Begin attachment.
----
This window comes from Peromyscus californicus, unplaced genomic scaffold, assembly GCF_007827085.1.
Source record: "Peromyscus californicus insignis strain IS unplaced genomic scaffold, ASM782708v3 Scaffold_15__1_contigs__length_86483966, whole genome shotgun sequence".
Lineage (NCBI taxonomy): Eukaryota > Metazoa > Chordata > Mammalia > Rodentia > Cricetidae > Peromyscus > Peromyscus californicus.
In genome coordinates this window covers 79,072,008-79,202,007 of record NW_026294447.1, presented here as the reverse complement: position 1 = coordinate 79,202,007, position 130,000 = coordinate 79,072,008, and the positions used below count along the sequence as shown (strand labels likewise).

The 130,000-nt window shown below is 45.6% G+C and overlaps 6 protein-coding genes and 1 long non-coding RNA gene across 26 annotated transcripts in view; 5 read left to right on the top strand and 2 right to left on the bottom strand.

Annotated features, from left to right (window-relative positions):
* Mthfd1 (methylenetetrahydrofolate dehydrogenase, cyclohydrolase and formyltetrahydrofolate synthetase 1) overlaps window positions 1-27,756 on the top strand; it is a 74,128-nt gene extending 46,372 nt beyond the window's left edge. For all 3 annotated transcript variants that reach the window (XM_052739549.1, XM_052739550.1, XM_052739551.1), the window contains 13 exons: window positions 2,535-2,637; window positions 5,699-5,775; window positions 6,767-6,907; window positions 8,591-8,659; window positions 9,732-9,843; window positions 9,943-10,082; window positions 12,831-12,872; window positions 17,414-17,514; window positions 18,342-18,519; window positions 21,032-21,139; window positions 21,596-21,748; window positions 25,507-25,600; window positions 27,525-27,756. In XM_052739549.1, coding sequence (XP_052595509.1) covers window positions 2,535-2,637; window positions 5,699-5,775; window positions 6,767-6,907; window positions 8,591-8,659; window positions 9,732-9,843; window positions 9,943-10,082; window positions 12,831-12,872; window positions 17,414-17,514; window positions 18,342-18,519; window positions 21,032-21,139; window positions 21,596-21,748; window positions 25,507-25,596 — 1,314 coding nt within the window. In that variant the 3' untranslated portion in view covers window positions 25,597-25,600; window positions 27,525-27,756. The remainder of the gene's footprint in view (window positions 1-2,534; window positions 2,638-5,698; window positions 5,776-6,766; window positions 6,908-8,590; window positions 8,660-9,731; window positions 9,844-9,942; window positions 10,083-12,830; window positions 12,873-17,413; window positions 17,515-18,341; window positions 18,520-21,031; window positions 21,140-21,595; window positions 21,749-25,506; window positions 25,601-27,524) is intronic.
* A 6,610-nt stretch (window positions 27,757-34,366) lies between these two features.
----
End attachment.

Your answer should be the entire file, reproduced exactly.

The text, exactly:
This window comes from Peromyscus californicus, unplaced genomic scaffold, assembly GCF_007827085.1.
Source record: "Peromyscus californicus insignis strain IS unplaced genomic scaffold, ASM782708v3 Scaffold_15__1_contigs__length_86483966, whole genome shotgun sequence".
Lineage (NCBI taxonomy): Eukaryota > Metazoa > Chordata > Mammalia > Rodentia > Cricetidae > Peromyscus > Peromyscus californicus.
In genome coordinates this window covers 79,072,008-79,202,007 of record NW_026294447.1, presented here as the reverse complement: position 1 = coordinate 79,202,007, position 130,000 = coordinate 79,072,008, and the positions used below count along the sequence as shown (strand labels likewise).

The 130,000-nt window shown below is 45.6% G+C and overlaps 6 protein-coding genes and 1 long non-coding RNA gene across 26 annotated transcripts in view; 5 read left to right on the top strand and 2 right to left on the bottom strand.

Annotated features, from left to right (window-relative positions):
* Mthfd1 (methylenetetrahydrofolate dehydrogenase, cyclohydrolase and formyltetrahydrofolate synthetase 1) overlaps window positions 1-27,756 on the top strand; it is a 74,128-nt gene extending 46,372 nt beyond the window's left edge. For all 3 annotated transcript variants that reach the window (XM_052739549.1, XM_052739550.1, XM_052739551.1), the window contains 13 exons: window positions 2,535-2,637; window positions 5,699-5,775; window positions 6,767-6,907; window positions 8,591-8,659; window positions 9,732-9,843; window positions 9,943-10,082; window positions 12,831-12,872; window positions 17,414-17,514; window positions 18,342-18,519; window positions 21,032-21,139; window positions 21,596-21,748; window positions 25,507-25,600; window positions 27,525-27,756. In XM_052739549.1, coding sequence (XP_052595509.1) covers window positions 2,535-2,637; window positions 5,699-5,775; window positions 6,767-6,907; window positions 8,591-8,659; window positions 9,732-9,843; window positions 9,943-10,082; window positions 12,831-12,872; window positions 17,414-17,514; window positions 18,342-18,519; window positions 21,032-21,139; window positions 21,596-21,748; window positions 25,507-25,596 — 1,314 coding nt within the window. In that variant the 3' untranslated portion in view covers window positions 25,597-25,600; window positions 27,525-27,756. The remainder of the gene's footprint in view (window positions 1-2,534; window positions 2,638-5,698; window positions 5,776-6,766; window positions 6,908-8,590; window positions 8,660-9,731; window positions 9,844-9,942; window positions 10,083-12,830; window positions 12,873-17,413; window positions 17,515-18,341; window positions 18,520-21,031; window positions 21,140-21,595; window positions 21,749-25,506; window positions 25,601-27,524) is intronic.
* A 6,610-nt stretch (window positions 27,757-34,366) lies between these two features.